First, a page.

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248 millionaires are calling for Democrats to tax billionaires’ income. ‘We have a rare opportunity to reform our broken tax code.’

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President Joe Biden stands outside behind a podium with the presidential seal, grabbing his chin and slightly covering his mouth in a pensive look.

President Joe Biden. Chip Somodevilla/Getty Images

  • A group of 248 billionaires signed on to a letter calling for a billionaires’ income tax.

  • Last week, Senate Democrats proposed taxing billionaires’ stock gains – before abandoning it.

  • One signatory says now is the time: “What we’re trying to do is tell our congresspeople that no, actually these progressive policies are good for everyone.”

Nearly 250 millionaires are calling on Democrats to include a tax on billionaires’ income to pay for their social spending package.

Democrats are finally narrowing in on what the final proposal will look like, and are reportedly hoping to vote on the legislation on Tuesday.

The latest framework is just $1.75 trillion, half the price tag of Senate Democrats’ initial $3.5 trillion package, and omits several tax hikes originally proposed to help pay for initiatives like childcare, Medicare expansion, and climate measures. Instead, it includes a 5% surtax on Americans who earn over $5 million.

Some millionaires want lawmakers to return to an idea they had last week – a tax on billionaires’ net worth gains.

In a letter organized by left-leaning advocacy groups Responsible Wealth, Patriotic Millionaires, and Americans for Tax Fairness, 248 millionaires write that moving forward with a billionaires’ tax is a “rare opportunity to reform our broken tax code that has for far too long given the very wealthiest ways to avoid paying their share.” They note that just around 700 families would be impacted, and the current system reportedly allows for some billionaires to pay nothing in income taxes.

“I think the pushback is, ‘Oh, you know, the rich people might, I don’t know, go on strike or something if we raise their taxes, so we have to have an appeasement policy,’ and that’s never worked,” Morris Pearl, the chair of the Patriotic Millionaires, told Insider. “But what we’re trying to do is tell our congresspeople that no, actually these progressive policies are good for everyone, including the long run best self-interest of those of us who are very wealthy, too.”

The groups were referring to a tax plan from Senate Finance Chair Ron Wyden, who crafted a proposal targeting billionaires’ assets. Currently, assets like stocks are taxed only when they’re sold – what’s called a capital gain. But the richest of the rich in America probably aren’t selling off their massive stock portfolios; instead, their main form of income is the value that those assets accrue. Under Wyden’s plan, that annual increase in value – called unrealized gains – would be taxed every year.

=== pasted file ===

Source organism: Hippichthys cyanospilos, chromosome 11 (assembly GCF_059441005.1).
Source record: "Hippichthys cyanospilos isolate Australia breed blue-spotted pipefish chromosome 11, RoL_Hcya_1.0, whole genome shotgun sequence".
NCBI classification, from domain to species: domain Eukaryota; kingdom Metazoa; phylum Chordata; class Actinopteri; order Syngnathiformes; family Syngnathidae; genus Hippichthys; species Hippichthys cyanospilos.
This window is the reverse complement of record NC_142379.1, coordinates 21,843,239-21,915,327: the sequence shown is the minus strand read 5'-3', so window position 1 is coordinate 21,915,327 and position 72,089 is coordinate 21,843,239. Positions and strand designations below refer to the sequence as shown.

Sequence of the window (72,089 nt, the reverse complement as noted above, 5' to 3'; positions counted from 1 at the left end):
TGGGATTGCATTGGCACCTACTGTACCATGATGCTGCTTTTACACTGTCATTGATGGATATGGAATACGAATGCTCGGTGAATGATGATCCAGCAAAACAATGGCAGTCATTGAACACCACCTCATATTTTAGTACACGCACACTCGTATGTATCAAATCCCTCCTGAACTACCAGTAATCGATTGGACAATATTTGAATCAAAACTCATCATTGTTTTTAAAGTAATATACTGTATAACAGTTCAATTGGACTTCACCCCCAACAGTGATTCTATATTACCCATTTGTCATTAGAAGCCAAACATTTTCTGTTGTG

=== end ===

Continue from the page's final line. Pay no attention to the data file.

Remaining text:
Wyden’s proposal would apply only to people making over $100 million annually, or those who have held $1 billion in assets for three years. An analysis from economist Gabriel Zucman found that the tax could bring in $500 billion, with $275 billion collected from just the 10 richest billionaires. A prior White House analysis found that, when unrealized gains are counted as income, billionaires pay an average of just 8.2% in income taxes.

But that proposal to hike taxes on billionaires is currently out of the plan. It lasted for mere hours on Wednesday, before Sen. Joe Manchin expressed his doubts about it. Shortly afterward, Wyden’s House counterpart Richard Neal, the Ways and Means Chairman, said it was “very unlikely” to head to the House if it can’t pass in the Senate.

Right now, the tax provisions include a 15% corporate minimum tax and that 5% surtax on American millionaires. The millionaires wrote that they support the surtax proposal, but without the billionaires’ income tax, many billionaires will still pay low tax rates.

“What we’re missing out on is what used to be called the middle-class – the millions and millions and millions of people who were doing okay, who were buying cars and taking their kids to buy ice cream and going to Disneyland and eventually paying their kid’s college tuition. That’s what’s missing from our country,” Pearl said. “We have plenty of billionaires. We don’t have a shortage of that.”

Read the original article on Business Insider

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